Shareholders’ Agreement in the United Kingdom

Shareholders’ Agreement in the UK 3E Accounting advises protecting your shareholding interests with a well-drafted shareholders’ agreement in the UK.

A shareholders’ agreement in the UK aims to provide protection for all shareholders in a company. Its primary aim is to clearly define the relationship of shareholders between themselves and to the company. It is a necessary ‘shareholder manual’ to have as it ensures clarity and avoids misuse of shareholder voting rights.


Entrenching the Rights of Shareholders

A shareholders’ agreement is not a statutory requirement in the United Kingdom but is one that you are well-advised to get. It provides stability and competence towards the running of the company, and clarity and assurance for shareholders of their rights.

In essence, a shareholders’ agreement is a legally binding contract between all the shareholders in a company. The agreement sets out terms agreed upon by the shareholders on how the company’s business should be managed and run.

The primary aims of a shareholders’ agreement will stipulate:

  • When directors should consult shareholders.
  • Precise clarification of shareholder rights.
  • The conditions of when shares can be transferred.
  • Ensuring all stakeholders’ objectives are aligned.

As such, most shareholders’ agreements tend to protect minority shareholders against the majority. Majority shareholders have 51% of the shareholding and can use this to push through ordinary resolutions at shareholder meetings. The stark truth is that without a shareholders’ agreement, the majority of shareholders control the company.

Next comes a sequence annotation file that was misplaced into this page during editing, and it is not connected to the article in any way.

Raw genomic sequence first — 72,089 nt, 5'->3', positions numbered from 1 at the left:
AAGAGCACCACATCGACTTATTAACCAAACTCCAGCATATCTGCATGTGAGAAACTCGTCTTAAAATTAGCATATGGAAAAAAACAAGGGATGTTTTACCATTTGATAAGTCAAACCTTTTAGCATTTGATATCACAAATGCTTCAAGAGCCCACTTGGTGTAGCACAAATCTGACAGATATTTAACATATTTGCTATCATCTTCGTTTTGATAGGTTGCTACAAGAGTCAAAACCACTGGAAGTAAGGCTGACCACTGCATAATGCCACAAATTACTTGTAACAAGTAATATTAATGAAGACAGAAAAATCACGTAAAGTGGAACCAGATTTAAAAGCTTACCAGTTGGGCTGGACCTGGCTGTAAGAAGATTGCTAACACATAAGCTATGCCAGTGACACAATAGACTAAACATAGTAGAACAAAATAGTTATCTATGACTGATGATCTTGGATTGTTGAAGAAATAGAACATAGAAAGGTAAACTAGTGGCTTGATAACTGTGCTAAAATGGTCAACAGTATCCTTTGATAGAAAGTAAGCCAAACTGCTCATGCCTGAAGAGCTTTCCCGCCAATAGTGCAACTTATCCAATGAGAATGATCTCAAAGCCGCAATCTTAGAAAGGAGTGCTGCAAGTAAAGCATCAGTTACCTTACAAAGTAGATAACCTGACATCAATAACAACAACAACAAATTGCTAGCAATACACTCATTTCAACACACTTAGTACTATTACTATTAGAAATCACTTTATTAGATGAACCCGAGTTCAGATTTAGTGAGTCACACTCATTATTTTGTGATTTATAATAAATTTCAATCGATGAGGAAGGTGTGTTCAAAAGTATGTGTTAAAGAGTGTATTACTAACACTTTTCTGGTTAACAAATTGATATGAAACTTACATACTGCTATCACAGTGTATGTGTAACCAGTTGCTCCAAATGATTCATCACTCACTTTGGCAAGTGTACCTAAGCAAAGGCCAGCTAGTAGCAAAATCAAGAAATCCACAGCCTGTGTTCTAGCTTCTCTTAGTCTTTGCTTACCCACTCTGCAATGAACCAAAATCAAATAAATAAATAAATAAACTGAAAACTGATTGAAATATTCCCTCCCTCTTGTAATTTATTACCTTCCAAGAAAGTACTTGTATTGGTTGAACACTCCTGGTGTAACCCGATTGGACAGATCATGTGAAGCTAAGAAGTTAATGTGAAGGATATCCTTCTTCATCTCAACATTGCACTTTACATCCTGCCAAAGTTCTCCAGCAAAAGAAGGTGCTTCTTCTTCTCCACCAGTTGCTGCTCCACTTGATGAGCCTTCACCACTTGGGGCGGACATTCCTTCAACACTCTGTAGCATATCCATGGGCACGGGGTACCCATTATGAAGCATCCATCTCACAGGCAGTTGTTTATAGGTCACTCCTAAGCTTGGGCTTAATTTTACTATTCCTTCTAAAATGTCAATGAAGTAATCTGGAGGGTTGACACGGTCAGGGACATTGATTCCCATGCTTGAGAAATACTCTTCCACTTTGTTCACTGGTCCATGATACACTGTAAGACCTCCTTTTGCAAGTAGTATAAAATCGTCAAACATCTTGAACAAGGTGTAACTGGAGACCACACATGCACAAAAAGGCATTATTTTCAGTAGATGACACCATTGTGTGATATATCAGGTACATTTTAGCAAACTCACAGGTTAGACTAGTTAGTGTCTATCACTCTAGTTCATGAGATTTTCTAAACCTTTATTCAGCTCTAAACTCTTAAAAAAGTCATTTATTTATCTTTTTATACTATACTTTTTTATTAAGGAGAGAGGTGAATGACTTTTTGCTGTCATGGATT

A well-drafted shareholders’ agreement ensures this does not happen. Control can be shared rather than automatically vested in those with most of the voting power. This constraint of power is crucial, for example, if some shareholders vote to issue more shares or appoint new directors, etc.

Drafting a shareholders’ agreement should be done by experienced professionals to ensure that it includes all pertinent matters. It should also add to a company’s constitutional documents. In this respect, firms such as 3E Accounting can help draft an agreement that complements a company’s articles of association.

A typical shareholders’ agreement will have some of all or all of the following provisions:

  • Confer the right for shareholders to be appointed or removed as directors.
  • Incorporate veto rights or give minority shareholders more rights.
  • The right to issue more shares, with the first option to purchase is given to shareholders themselves.
  • Share transfer rules, including what happens when a shareholder dies or becomes incapacitated.
  • Varying the nature of a company’s business activity.
  • Dividend policy and rules for changing this.
  • Specific management decisions, including voting on certain decision-making processes.
  • Borrowing more than the previously agreed amount and other financial matters.
  • More complex issues relating to the sale of shares by the majority shareholders such as:
    • Drag Along: compels all minority shareholders to sell.
    • Tag Along: majority shareholder cannot sell unless the same offer is extended to other shareholders.

Hence, getting the provisions of a shareholders’ agreement in the UK precisely right is crucial to avoid harming the company. 3E Accounting is ready to assist with a team of highly skilled experts and impeccable professionalism. Along with our partners and affiliates, we offer innovative business solutions which are customisable to your every need. Contact 3E Accounting today to work with global professionals who have the right skills, talents, and expertise.

Shareholders’ Agreement in the UK